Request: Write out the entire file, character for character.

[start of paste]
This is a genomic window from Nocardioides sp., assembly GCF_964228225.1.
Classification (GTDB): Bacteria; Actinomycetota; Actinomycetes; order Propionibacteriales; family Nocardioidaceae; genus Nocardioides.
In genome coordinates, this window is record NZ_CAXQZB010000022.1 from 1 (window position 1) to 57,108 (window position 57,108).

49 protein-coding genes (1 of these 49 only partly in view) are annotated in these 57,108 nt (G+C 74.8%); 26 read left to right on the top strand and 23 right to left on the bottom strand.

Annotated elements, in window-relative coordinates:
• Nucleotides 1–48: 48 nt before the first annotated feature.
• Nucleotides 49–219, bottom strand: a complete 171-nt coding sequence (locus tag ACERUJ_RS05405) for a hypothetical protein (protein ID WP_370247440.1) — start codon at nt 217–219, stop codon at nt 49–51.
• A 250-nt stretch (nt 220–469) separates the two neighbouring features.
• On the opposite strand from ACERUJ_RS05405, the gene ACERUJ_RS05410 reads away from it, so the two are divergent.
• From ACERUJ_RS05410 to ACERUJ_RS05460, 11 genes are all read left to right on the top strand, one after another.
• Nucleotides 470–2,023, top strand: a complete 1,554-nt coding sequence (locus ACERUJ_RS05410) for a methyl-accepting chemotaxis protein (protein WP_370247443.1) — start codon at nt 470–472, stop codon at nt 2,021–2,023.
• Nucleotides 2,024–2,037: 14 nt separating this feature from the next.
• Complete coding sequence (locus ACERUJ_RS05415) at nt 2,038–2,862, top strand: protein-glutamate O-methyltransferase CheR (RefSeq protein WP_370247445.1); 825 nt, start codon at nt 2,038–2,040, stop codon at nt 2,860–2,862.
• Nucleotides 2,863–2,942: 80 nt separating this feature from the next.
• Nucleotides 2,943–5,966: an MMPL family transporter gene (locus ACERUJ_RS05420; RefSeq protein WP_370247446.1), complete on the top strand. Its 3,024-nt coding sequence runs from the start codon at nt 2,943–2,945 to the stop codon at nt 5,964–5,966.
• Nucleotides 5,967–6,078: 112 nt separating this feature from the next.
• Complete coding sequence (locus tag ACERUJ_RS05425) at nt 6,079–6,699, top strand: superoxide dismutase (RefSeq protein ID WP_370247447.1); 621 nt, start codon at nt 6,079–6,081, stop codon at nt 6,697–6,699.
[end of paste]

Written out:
This is a genomic window from Nocardioides sp., assembly GCF_964228225.1.
Classification (GTDB): Bacteria; Actinomycetota; Actinomycetes; order Propionibacteriales; family Nocardioidaceae; genus Nocardioides.
In genome coordinates, this window is record NZ_CAXQZB010000022.1 from 1 (window position 1) to 57,108 (window position 57,108).

49 protein-coding genes (1 of these 49 only partly in view) are annotated in these 57,108 nt (G+C 74.8%); 26 read left to right on the top strand and 23 right to left on the bottom strand.

Annotated elements, in window-relative coordinates:
• Nucleotides 1–48: 48 nt before the first annotated feature.
• Nucleotides 49–219, bottom strand: a complete 171-nt coding sequence (locus tag ACERUJ_RS05405) for a hypothetical protein (protein ID WP_370247440.1) — start codon at nt 217–219, stop codon at nt 49–51.
• A 250-nt stretch (nt 220–469) separates the two neighbouring features.
• On the opposite strand from ACERUJ_RS05405, the gene ACERUJ_RS05410 reads away from it, so the two are divergent.
• From ACERUJ_RS05410 to ACERUJ_RS05460, 11 genes are all read left to right on the top strand, one after another.
• Nucleotides 470–2,023, top strand: a complete 1,554-nt coding sequence (locus ACERUJ_RS05410) for a methyl-accepting chemotaxis protein (protein WP_370247443.1) — start codon at nt 470–472, stop codon at nt 2,021–2,023.
• Nucleotides 2,024–2,037: 14 nt separating this feature from the next.
• Complete coding sequence (locus ACERUJ_RS05415) at nt 2,038–2,862, top strand: protein-glutamate O-methyltransferase CheR (RefSeq protein WP_370247445.1); 825 nt, start codon at nt 2,038–2,040, stop codon at nt 2,860–2,862.
• Nucleotides 2,863–2,942: 80 nt separating this feature from the next.
• Nucleotides 2,943–5,966: an MMPL family transporter gene (locus ACERUJ_RS05420; RefSeq protein WP_370247446.1), complete on the top strand. Its 3,024-nt coding sequence runs from the start codon at nt 2,943–2,945 to the stop codon at nt 5,964–5,966.
• Nucleotides 5,967–6,078: 112 nt separating this feature from the next.
• Complete coding sequence (locus tag ACERUJ_RS05425) at nt 6,079–6,699, top strand: superoxide dismutase (RefSeq protein ID WP_370247447.1); 621 nt, start codon at nt 6,079–6,081, stop codon at nt 6,697–6,699.